corm(redirected from Corms)
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A short thick solid food-storing underground stem, sometimes bearing papery scale leaves, as in the crocus or gladiolus.
(Botany) an organ of vegetative reproduction in plants such as the crocus, consisting of a globular stem base swollen with food and surrounded by papery scale leaves. Compare bulb1
[C19: from New Latin cormus, from Greek kormos tree trunk from which the branches have been lopped]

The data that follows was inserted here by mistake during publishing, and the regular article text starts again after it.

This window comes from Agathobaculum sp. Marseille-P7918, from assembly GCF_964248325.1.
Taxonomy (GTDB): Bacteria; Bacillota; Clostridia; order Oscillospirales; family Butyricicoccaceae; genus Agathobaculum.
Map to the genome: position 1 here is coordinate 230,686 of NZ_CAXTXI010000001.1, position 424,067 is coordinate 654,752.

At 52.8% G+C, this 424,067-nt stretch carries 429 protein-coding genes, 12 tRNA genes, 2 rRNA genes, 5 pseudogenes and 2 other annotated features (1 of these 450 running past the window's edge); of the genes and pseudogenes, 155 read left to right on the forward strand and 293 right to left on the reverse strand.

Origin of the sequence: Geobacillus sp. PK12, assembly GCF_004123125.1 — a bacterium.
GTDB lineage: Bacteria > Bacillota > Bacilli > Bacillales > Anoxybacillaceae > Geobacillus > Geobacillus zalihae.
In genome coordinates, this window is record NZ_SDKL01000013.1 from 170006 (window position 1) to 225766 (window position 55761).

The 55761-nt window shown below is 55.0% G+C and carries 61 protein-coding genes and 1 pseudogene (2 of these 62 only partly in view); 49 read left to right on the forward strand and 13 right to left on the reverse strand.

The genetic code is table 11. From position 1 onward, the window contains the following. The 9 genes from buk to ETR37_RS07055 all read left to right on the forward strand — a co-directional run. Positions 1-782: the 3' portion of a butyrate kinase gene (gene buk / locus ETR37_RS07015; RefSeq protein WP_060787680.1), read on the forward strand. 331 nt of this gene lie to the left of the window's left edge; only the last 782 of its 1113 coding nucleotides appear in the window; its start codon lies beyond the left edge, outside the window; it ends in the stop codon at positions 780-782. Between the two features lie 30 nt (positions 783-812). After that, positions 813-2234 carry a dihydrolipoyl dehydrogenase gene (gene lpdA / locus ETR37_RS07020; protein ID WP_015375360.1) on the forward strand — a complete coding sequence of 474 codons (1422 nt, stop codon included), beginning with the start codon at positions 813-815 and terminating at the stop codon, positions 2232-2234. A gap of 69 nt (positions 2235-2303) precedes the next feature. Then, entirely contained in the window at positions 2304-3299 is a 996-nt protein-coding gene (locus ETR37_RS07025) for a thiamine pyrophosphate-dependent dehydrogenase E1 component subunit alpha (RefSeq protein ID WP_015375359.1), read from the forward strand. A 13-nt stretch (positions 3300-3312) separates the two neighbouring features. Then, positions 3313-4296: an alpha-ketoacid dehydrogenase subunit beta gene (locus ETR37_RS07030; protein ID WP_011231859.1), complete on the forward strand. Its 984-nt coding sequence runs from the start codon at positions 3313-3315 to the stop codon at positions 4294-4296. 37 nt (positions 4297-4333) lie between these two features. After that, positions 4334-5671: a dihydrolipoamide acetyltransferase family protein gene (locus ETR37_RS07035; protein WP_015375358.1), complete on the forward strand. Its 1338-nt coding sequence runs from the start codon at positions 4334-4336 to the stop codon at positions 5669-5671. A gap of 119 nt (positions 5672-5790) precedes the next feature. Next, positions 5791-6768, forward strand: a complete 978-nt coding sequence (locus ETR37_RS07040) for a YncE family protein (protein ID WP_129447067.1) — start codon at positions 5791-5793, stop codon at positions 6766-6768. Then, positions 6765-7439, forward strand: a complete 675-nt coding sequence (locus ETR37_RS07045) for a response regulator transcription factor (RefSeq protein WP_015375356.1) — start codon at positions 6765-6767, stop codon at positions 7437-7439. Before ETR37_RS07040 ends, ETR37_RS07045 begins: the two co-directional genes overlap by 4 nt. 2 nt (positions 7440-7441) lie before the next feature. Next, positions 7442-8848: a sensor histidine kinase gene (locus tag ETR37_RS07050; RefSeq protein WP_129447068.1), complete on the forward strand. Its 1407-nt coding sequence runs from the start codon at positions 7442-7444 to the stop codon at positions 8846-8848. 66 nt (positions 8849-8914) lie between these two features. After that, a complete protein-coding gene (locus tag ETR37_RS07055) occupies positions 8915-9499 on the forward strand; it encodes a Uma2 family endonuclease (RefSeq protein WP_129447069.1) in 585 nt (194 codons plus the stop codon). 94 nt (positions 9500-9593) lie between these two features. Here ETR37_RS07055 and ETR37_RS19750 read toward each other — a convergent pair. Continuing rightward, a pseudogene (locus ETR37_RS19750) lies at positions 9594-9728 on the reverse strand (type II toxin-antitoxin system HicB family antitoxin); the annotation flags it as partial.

an enlarged, fleshy, bulblike base of a plant stem that stores food, as in a crocus.
[1820–30; < New Latin cormus < Greek kormós a tree trunk with boughs lopped off, akin to keírein to cut off, hew]
A swollen stem that has a bulb-like appearance, but without the scales of true bulbs. Corms usually have a papery outer skin. Unlike tubers, a new corm is produced annually.